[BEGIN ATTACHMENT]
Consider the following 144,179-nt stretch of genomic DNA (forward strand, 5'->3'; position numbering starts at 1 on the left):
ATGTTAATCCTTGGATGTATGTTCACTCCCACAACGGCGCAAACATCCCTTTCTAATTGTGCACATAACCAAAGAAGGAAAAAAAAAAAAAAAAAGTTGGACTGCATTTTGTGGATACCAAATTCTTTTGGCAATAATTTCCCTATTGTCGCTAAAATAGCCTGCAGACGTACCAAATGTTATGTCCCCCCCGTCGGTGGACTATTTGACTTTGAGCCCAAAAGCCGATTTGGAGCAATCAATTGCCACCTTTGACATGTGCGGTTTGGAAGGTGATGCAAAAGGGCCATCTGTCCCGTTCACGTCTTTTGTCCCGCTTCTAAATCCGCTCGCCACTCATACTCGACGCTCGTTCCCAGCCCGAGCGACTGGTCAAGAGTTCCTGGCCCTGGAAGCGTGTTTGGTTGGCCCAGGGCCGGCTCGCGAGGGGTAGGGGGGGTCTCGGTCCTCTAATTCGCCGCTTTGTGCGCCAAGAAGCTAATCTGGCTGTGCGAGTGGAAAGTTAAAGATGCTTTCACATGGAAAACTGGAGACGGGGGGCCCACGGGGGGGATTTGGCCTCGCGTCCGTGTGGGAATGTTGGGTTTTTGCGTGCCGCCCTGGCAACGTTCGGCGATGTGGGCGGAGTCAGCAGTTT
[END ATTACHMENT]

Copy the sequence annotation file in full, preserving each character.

Consider the following 144,179-nt stretch of genomic DNA (forward strand, 5'->3'; position numbering starts at 1 on the left):
ATGTTAATCCTTGGATGTATGTTCACTCCCACAACGGCGCAAACATCCCTTTCTAATTGTGCACATAACCAAAGAAGGAAAAAAAAAAAAAAAAAGTTGGACTGCATTTTGTGGATACCAAATTCTTTTGGCAATAATTTCCCTATTGTCGCTAAAATAGCCTGCAGACGTACCAAATGTTATGTCCCCCCCGTCGGTGGACTATTTGACTTTGAGCCCAAAAGCCGATTTGGAGCAATCAATTGCCACCTTTGACATGTGCGGTTTGGAAGGTGATGCAAAAGGGCCATCTGTCCCGTTCACGTCTTTTGTCCCGCTTCTAAATCCGCTCGCCACTCATACTCGACGCTCGTTCCCAGCCCGAGCGACTGGTCAAGAGTTCCTGGCCCTGGAAGCGTGTTTGGTTGGCCCAGGGCCGGCTCGCGAGGGGTAGGGGGGGTCTCGGTCCTCTAATTCGCCGCTTTGTGCGCCAAGAAGCTAATCTGGCTGTGCGAGTGGAAAGTTAAAGATGCTTTCACATGGAAAACTGGAGACGGGGGGCCCACGGGGGGGATTTGGCCTCGCGTCCGTGTGGGAATGTTGGGTTTTTGCGTGCCGCCCTGGCAACGTTCGGCGATGTGGGCGGAGTCAGCAGTTT